Re: virus: Will the real meme please stand up.

Brett Lane Robertson (
Fri, 08 Aug 1997 01:51:30 -0500

Prof. Tim,

Water is made up of hydrogen and oxygen but after it becomes "water", it is
no longer hydrogen and oxygen. The same with a meme. Yes, it has a
content, but its components are superceded by the fact that this is now a
"virus", a non-living entity which requires a host and *it's* contents in
order to replicate. I agree this is semantics--is there a content or is
there not--I forsee more complications arrising from the use of the former
than the later.

I thought I explained my position--that there is "content" but not "specific
content". Assuming that there is specific content allows for a broader
interpretation of meme than can be accounted for theoretically; which is to
say, I can posit a theory as to the generalization of a meme from one
content specific location to another content specific location if the meme
itself is not content specific (ie. the pattern is transferred and the
content adapts): I can not theorize that a meme can be content specific and
adapt to different environments without assuming that the meme mutates from
one location to another (or perhaps I can...that is, the content remains the
same but the pattern changes to fit into it's new environment; but in this
case, the content would be the key and a specific lack of content the
lock--which sounds more like learning or nutrition than a virus: I like
this idea as a model for learning--the spread of information and its
nutritive absorption by its new host environment--doesn't seem as
appropriate for a meme).

I wonder what niche the meme is being groomed to advertising psychological warfare. I see its greatest potential as
fighting the nihilistic mutative thrust of the theory of competitive
survival: I like the idea of a "helpful" virus which carries evolutionary
information like the gene (but unlike the gene is not mutative nor
competitive nor an arbetrary/chance recombinant). I like a meme which
carries successful patterns that successively grow more complicated as
evolution progresses so that they come closer and closer to eliciting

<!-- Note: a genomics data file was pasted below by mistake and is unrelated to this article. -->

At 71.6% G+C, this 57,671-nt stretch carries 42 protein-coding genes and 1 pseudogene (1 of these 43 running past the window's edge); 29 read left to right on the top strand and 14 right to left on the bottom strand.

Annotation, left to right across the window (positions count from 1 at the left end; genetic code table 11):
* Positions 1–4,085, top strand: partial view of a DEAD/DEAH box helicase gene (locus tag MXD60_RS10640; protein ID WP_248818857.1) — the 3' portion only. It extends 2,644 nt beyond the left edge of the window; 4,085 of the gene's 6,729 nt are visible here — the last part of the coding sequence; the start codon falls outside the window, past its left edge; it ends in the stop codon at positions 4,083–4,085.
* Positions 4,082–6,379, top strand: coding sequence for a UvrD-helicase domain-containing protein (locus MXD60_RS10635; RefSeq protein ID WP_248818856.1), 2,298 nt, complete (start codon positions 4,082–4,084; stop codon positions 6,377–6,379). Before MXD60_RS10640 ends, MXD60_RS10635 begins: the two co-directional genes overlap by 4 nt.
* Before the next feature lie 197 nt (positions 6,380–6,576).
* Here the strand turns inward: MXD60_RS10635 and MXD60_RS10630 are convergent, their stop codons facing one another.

content specific responses from their hosts (and this stage in the evolution
of the meme may have occurred--where the content of host #1 is elicited in
host #2 upon the transfer of a memetic pattern; but, I still cannot see how
the content itself would be transferred memetically). I think that some
would like to believe that memetics promises that every untruth has an equal
chance of surviving if it is wrapped in a pretty enough package (and I can't
condone that line of reasoning). And, no, I do not buy into the idea that
memes are "abstract concepts".


At 09:50 AM 8/7/97 -0700, you wrote:

>On Wed, 6 Aug 1997, Brett Lane Robertson wrote:

>> 2. No, content doesn't get passed along with a meme.

>I disagree. Strongly.

>Content is as much a part of the package as anything else. In the Kurt
>Vonnegut/Sunscreen example content was the _one_thing_ that did get passed
>on unchanged. The viral shell, meme format, or whatever you wish to call
>the mechanisms of replication, *adapted* to better transmit the content.
>Different content in a different media would have required a different
>adaptation to fit the niche.

>(If, for instance, it was a talk about C++ or Windows 98, Bill Gates would
>have been a better attribution than Kurt and much more successful *for
>that content*)

>Saying content is irrelevant is akin to saying the genetic code of a virus
>is irrelevant. It isn't. If that were the case the common cold would be
>as dangerous as AIDS (or vise-versa). Part of that code determines
>*where* the virus attacks and, as we see in the case of AIDS, that can
>make all the difference in the world.

>The memes success is not a function of its content, but the content relates
>to the niches the meme _can_be_ successful in.

>-Prof. Tim

>P.S. If your argument is that *nothing* is passed on by memes (including
>the memes format) you'll have to make a stronger case for that. But
>before this devolves into debate about transmission mediums versus
>transmitted information (there's plenty of this in the archives already,
>if you have a hunger for it, you might look there), remember that memes
>are abstract concepts. When I write down 23+16 and you read it, did I
>make 39 somethings exist somewhere?

Rabble Sonnet Retort
When men grow virtuous in their old age,
they only make a sacrifice to God of the devil's leavings.

Jonathan Swift